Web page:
MK: Why did you pitch this idea? Why do you think it’s important?
Ella: We are lucky to be part of a wide & sprawling organisation gathering various expertise. Communicating these expertise, sharing them & make them visible & accessible is less easily done than it would appear – all the less within a media / comms agency actually – a poorly shod shoemaker :P
We have so many insightful resources of all sorts… but I felt they were not exploited or simply considered to their full potential. All of this is all the more important, as it is not only putting systems & tools are the core of our daily business deliveries, but also People, empowering & harnessing their relationships among one another, their idea & their impact on the business.

MK: Since pitching the idea, how have you turned it from one slide into what it is now, and what support has the agency provided?
Ella: The Make Brave Happen team has been really supportive while still enabling me to remain the lead on my project. Good advice, insights & organisational tips have been shared to help me start in the best conditions. Since my project is APAC related, I have been able to deal directly with Vanessa Cox (HRD at Carat), but also Fiona Lloyd (Head of Carat Global Network) and Clay Schouest (CSO of APAC) to start more concrete discussions to progress.

MK: What stage is the project now? What is happening currently?
Ella: First contacts via email & Skype have been established to first present my project and give my interlocutors the context & my vision for the future – though it is still a bit blurry and will be reshaped as we move forward. Now, with Clay we have decided to start very simply yet fundamentally auditing on both an EMEA & APAC scope the tools, departments & types of intel & platforms currently at our disposal & how they are being used. Any duplication or gaps will be identified, helping us to get to the root of the issues / challenges we are facing & try to find solutions.
Also, from a very regional approach, we decided to make it more concrete & helpful by using my project to help on the LEGO pitch, currently undergoing. I believe this will be exciting & really concrete to see how making better connections can elevate our services & products for our Client, especially in times of pitches, where resources & enthusiasm are all the more amplified. My next step is to get closer to the New Biz team & see how I can densify their battle plan.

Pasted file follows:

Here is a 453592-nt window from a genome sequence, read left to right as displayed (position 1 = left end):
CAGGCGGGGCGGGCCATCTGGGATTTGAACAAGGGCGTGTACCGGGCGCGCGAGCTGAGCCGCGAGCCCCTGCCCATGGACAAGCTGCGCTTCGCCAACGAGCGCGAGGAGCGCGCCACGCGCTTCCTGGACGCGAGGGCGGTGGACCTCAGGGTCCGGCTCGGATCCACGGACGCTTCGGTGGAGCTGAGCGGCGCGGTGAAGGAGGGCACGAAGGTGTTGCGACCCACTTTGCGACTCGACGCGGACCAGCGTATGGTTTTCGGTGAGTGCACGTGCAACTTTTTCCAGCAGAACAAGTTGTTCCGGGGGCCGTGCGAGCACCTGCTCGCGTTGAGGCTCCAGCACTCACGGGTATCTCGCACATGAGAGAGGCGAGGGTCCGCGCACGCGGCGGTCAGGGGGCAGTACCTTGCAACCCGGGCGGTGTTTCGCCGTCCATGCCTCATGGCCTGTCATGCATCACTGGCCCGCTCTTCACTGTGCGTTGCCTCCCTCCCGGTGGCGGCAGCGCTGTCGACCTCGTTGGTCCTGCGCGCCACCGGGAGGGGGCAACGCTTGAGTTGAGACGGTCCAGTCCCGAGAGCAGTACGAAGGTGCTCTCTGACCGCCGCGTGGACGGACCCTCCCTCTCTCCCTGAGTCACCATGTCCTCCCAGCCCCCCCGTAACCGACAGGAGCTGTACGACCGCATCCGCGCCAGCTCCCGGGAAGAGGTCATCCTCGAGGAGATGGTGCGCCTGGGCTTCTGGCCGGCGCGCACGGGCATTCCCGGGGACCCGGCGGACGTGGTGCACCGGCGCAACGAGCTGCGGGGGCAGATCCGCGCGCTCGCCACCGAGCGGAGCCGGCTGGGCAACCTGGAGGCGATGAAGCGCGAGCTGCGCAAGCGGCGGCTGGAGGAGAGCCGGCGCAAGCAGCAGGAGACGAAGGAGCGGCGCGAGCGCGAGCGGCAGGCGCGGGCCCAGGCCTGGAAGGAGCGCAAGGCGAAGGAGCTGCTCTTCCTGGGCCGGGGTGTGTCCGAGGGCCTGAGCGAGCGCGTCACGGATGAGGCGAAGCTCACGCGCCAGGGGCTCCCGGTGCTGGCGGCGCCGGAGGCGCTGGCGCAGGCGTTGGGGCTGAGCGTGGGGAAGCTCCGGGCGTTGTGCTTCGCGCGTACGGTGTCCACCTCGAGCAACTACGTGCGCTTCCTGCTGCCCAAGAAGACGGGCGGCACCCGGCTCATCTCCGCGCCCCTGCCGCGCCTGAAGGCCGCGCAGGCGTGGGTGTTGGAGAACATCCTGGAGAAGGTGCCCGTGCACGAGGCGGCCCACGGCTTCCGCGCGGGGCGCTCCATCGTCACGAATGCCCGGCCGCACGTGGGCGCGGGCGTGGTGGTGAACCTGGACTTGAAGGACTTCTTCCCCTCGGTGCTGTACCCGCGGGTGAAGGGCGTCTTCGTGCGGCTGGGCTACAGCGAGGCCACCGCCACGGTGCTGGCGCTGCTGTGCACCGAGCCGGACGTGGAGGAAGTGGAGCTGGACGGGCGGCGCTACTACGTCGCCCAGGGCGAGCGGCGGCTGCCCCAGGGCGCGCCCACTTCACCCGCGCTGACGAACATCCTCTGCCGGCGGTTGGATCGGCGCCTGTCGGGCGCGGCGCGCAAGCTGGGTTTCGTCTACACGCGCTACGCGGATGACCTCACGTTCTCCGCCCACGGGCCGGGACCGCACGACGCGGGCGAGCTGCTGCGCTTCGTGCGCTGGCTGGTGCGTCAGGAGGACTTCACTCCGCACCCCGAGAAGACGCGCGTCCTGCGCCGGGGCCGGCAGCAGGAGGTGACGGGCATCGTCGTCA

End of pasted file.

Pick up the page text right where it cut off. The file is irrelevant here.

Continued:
MK: What do you think the benefits of the programme will be, beyond someone getting to fly to another office?
Ella: Of course, being able to be sent in another market by Carat is a great thing, but this is clearly not a tourist trip – hence the 6 weeks of preliminary work we ask our candidates. Getting to know another Carat / market culture, ways of doing and above all meeting people face to face are game changers to really established strong relationships. As part of the MBH culture, the benefits are clearly to push one’s & also the company’s boundaries, think out of the box, enable to quench curiosity, gain confidence and be stronger as a whole than the sum of its part. Once there, the candidates will have to report in a blog, report or Yammer style their daily progressions.

MK: Because this is your idea, does that mean you aren’t eligible to be picked?
Ella: Well J I negotiated with the Team to actually develop my project, be sent to Singapore & be used as a guinea-pig! Just a simple reward after all to have shown bravery, especially in the first edition of MBH J

MK: How do you think Make Brave Happen helps Carat and our people?
Ella: We are working for a great company that employs hundreds of people in the UK, thousands all over the world. I do believe that MBH will help employees to shine where they are not expected, nudge more shy or quieter people to stand up & raise their voice – which will create a virtuous circle as we will feel listened, taken into consideration & given the resources to achieve a project that is out of our daily job scope. Because MBH is based on a vote system, some ideas that were great, didn’t make it to the podium, however, the board still decided to make them happen to some extent. I think it’s great.
In a Carat perspective, calling out to any level of employees, and not only leadership / senior teams, is refreshing, put things in perspective and this is definitely an edge to put Human first.

Each week, over the next six weeks, we’ll be catching up with people who are running their C The World projects, to understand their ambition and see how they are getting on, and when the judging has taken place – we’ll follow the winner to the market they choose, to see their plan unfold further.